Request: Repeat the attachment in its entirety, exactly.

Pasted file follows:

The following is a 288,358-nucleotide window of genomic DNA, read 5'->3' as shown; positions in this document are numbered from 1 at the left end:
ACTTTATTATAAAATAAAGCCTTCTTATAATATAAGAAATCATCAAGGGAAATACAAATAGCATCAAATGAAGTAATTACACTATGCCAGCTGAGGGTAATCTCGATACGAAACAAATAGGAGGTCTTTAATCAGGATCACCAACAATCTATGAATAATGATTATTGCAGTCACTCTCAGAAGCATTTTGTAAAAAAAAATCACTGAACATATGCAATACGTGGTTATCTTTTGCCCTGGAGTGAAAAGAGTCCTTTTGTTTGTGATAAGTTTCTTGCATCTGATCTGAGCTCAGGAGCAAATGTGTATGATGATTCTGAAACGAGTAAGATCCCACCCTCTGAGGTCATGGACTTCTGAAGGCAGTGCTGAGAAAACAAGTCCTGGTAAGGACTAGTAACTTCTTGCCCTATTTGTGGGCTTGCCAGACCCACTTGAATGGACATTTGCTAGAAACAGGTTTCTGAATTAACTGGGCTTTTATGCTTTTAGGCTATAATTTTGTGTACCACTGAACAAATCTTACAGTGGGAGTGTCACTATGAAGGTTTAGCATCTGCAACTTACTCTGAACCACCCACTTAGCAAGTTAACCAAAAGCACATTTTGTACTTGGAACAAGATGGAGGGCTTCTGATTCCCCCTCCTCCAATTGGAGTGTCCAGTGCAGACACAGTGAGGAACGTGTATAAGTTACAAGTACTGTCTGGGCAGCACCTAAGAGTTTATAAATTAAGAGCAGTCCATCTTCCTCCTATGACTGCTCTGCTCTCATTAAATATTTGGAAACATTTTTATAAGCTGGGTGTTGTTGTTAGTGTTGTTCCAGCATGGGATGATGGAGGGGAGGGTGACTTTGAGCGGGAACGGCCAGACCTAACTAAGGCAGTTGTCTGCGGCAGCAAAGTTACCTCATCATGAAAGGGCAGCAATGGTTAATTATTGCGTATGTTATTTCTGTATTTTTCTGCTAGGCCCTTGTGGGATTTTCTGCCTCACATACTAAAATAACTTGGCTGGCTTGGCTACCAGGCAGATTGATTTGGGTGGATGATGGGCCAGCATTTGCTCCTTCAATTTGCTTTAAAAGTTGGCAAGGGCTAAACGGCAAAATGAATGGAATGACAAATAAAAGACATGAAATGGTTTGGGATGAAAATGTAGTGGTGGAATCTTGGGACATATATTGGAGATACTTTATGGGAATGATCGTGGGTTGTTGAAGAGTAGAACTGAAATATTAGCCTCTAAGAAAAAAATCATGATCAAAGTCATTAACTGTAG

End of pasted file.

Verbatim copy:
The following is a 288,358-nucleotide window of genomic DNA, read 5'->3' as shown; positions in this document are numbered from 1 at the left end:
ACTTTATTATAAAATAAAGCCTTCTTATAATATAAGAAATCATCAAGGGAAATACAAATAGCATCAAATGAAGTAATTACACTATGCCAGCTGAGGGTAATCTCGATACGAAACAAATAGGAGGTCTTTAATCAGGATCACCAACAATCTATGAATAATGATTATTGCAGTCACTCTCAGAAGCATTTTGTAAAAAAAAATCACTGAACATATGCAATACGTGGTTATCTTTTGCCCTGGAGTGAAAAGAGTCCTTTTGTTTGTGATAAGTTTCTTGCATCTGATCTGAGCTCAGGAGCAAATGTGTATGATGATTCTGAAACGAGTAAGATCCCACCCTCTGAGGTCATGGACTTCTGAAGGCAGTGCTGAGAAAACAAGTCCTGGTAAGGACTAGTAACTTCTTGCCCTATTTGTGGGCTTGCCAGACCCACTTGAATGGACATTTGCTAGAAACAGGTTTCTGAATTAACTGGGCTTTTATGCTTTTAGGCTATAATTTTGTGTACCACTGAACAAATCTTACAGTGGGAGTGTCACTATGAAGGTTTAGCATCTGCAACTTACTCTGAACCACCCACTTAGCAAGTTAACCAAAAGCACATTTTGTACTTGGAACAAGATGGAGGGCTTCTGATTCCCCCTCCTCCAATTGGAGTGTCCAGTGCAGACACAGTGAGGAACGTGTATAAGTTACAAGTACTGTCTGGGCAGCACCTAAGAGTTTATAAATTAAGAGCAGTCCATCTTCCTCCTATGACTGCTCTGCTCTCATTAAATATTTGGAAACATTTTTATAAGCTGGGTGTTGTTGTTAGTGTTGTTCCAGCATGGGATGATGGAGGGGAGGGTGACTTTGAGCGGGAACGGCCAGACCTAACTAAGGCAGTTGTCTGCGGCAGCAAAGTTACCTCATCATGAAAGGGCAGCAATGGTTAATTATTGCGTATGTTATTTCTGTATTTTTCTGCTAGGCCCTTGTGGGATTTTCTGCCTCACATACTAAAATAACTTGGCTGGCTTGGCTACCAGGCAGATTGATTTGGGTGGATGATGGGCCAGCATTTGCTCCTTCAATTTGCTTTAAAAGTTGGCAAGGGCTAAACGGCAAAATGAATGGAATGACAAATAAAAGACATGAAATGGTTTGGGATGAAAATGTAGTGGTGGAATCTTGGGACATATATTGGAGATACTTTATGGGAATGATCGTGGGTTGTTGAAGAGTAGAACTGAAATATTAGCCTCTAAGAAAAAAATCATGATCAAAGTCATTAACTGTAG